A month ago in Hamburg, Germany, a G20 summit was beginning, and with it mass protests against it, with demands for a more ‘human’ running of capitalism, up to the total destruction of the system in order to build a more ethical world where there would be a place and respect for all, where there would be no repression or hierarchy, where the earth would be protected and the insatiable thirst for empty benefits on which this society is based would disappear from our values and life goals.
You can read about what happened during the 3 days of the summit and the demonstrations in many websites, including this blog, if you look in the corresponding posts (starting from the month of July, for those who are curious); and as I couldn’t go to Hamburg (and I’m sorry about that) for reasons that are irrelevant here, I won’t comment on what happened or go into detail. The comrades who were there have talked about that and continue to do so.
I’d like to talk about a particular aspect of those demonstrations, which I think occurs too often in this kind of context, and which seems a serious problem, at least to me, and one that annoys me. It’s what is known as the ‘tyranny of the image’.
In today’s society the spectacle covers everything. Our lives are being transformed into a compulsive traffic of images, stereotypes and identity markets that nourish profiles, a projection of ourselves, often altered, fictitious, but with which we somehow make up for our deficiencies and the aspects of our real lives that don’t satisfy us (instead of trying to change them, we cover them with images), just as happens in most social networks. It doesn’t matter who you are, but who you seem to be. People must see a photo on the screen that confirms everything, if it doesn’t appear on TV or in the internet it doesn’t exist. Just as the modern liberal nouveau riches take photos of their luxuries and share them on the internet so that the world can see their exclusive lifestyles and admire their ‘success’, in the anti-capitalistic, antiauthoritarian, revolutionary milieus, the same dictatorship of appearance is reproduced. In the midst of disorders many people want their own souvenir, their own photographs, like those who pay a few extra euros to get a picture of their adventure in a leisure park while whooshing on a roller coaster. Images circulate frantically on social networks, blogs, mass platforms of videos and photos, for the joy of the police and the media; and if they didn’t arrest anyone it will be sufficient to search the internet to find succulent photographic material for their files, and if unfortunately they later arrest one of these people, it will be enough to check their cell phone (which they usually do when they lock you up in a cell and your telephone and documents remain in their hands) to find evidence of so and so’s presence at those demonstrations, which only they and their comrades should have known, evidence that can be used during the trial. On the other hand, the mainstream media also get busy, with activists who serve them up with perfect photographs for sensational items of news on a silver plate.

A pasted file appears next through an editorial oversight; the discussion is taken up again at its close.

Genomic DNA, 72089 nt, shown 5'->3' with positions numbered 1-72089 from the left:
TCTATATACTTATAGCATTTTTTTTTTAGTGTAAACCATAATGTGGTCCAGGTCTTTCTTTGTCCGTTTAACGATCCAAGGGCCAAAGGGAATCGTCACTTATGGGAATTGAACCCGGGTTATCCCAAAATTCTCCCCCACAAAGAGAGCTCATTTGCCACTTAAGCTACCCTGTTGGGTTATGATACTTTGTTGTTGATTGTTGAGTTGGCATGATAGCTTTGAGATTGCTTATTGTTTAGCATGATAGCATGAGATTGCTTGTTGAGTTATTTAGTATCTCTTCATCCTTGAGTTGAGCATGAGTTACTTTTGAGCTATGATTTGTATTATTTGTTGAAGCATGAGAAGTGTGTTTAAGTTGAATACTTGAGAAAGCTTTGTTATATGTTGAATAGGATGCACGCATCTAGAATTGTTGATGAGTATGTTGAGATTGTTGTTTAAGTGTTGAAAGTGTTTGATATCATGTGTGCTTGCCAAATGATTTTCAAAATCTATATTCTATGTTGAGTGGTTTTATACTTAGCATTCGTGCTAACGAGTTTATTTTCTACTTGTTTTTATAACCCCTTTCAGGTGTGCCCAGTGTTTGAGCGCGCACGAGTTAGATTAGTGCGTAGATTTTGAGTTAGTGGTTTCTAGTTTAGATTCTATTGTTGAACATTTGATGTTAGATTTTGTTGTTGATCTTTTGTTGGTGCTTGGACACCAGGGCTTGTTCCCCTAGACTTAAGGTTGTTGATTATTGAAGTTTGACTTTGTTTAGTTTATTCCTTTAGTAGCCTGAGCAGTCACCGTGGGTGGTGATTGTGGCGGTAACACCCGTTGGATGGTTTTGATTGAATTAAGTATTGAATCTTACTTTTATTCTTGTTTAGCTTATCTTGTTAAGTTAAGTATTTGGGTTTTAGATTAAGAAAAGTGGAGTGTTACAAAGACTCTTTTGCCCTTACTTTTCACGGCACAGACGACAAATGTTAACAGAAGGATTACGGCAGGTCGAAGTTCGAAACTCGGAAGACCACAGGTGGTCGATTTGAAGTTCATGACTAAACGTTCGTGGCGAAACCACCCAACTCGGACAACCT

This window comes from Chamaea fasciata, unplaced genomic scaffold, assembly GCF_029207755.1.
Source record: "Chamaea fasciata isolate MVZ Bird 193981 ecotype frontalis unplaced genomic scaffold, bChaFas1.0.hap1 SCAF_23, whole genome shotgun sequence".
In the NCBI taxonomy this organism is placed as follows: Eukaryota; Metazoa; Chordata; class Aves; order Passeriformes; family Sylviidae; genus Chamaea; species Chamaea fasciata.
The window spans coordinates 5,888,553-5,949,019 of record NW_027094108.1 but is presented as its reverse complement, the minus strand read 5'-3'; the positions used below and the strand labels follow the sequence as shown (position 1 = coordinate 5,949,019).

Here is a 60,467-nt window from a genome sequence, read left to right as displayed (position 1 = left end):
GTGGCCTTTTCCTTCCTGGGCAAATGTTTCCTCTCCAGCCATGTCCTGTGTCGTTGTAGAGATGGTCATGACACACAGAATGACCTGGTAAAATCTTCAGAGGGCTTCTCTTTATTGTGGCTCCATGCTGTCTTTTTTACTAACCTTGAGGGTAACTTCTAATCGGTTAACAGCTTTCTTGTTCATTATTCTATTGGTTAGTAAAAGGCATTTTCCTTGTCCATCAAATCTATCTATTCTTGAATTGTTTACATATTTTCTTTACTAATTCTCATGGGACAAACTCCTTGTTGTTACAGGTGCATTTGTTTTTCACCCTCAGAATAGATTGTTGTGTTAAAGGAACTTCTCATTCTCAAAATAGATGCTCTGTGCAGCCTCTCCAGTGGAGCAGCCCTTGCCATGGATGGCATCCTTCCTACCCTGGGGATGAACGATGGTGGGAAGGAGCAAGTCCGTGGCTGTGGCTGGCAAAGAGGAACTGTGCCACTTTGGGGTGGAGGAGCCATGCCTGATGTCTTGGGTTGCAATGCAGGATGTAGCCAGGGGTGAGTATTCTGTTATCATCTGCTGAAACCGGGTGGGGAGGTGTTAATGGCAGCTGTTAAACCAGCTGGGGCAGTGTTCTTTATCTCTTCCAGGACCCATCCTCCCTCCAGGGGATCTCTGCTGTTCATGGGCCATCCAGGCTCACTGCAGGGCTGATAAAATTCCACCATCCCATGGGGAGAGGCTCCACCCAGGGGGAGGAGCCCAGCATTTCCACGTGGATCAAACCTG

I don’t understand either the necessity or purpose of photographs like these:
What do these people want? A beautiful memento to show to their grandchildren? I don’t want to deny the importance of documenting this kind of event also with photographic and audio-visual material; because often, if it wasn’t for people passionate about videos, who gather and record all this, or as part of press collectives close to social movements or alone, we wouldn’t know many of the things that happen. But it is important to maintain a culture of safety and above all to bear in mind that when you photograph yourself you are not only exposing yourself only but also the people around you or other comrades who at that moment are taking part in the events, and maybe don’t want to be part of your irresponsible fetishism.
It’s important to reflect on this, and not fall into an ambiguous or passive position of the sort ‘everyone does what they like’. Some comrades take their anonymity very seriously, as they are persecuted and controlled, while others play at revolution between flashes and ‘selfies’. Everything is heroism and publicity, aesthetics, top-models of the revolt, until the police come to your door and then with all your might you wish you had never taken that damned photo…
For a culture of safety and responsibility.
Against the fetishism of images and hoodies.
Translated by Act for freedom now!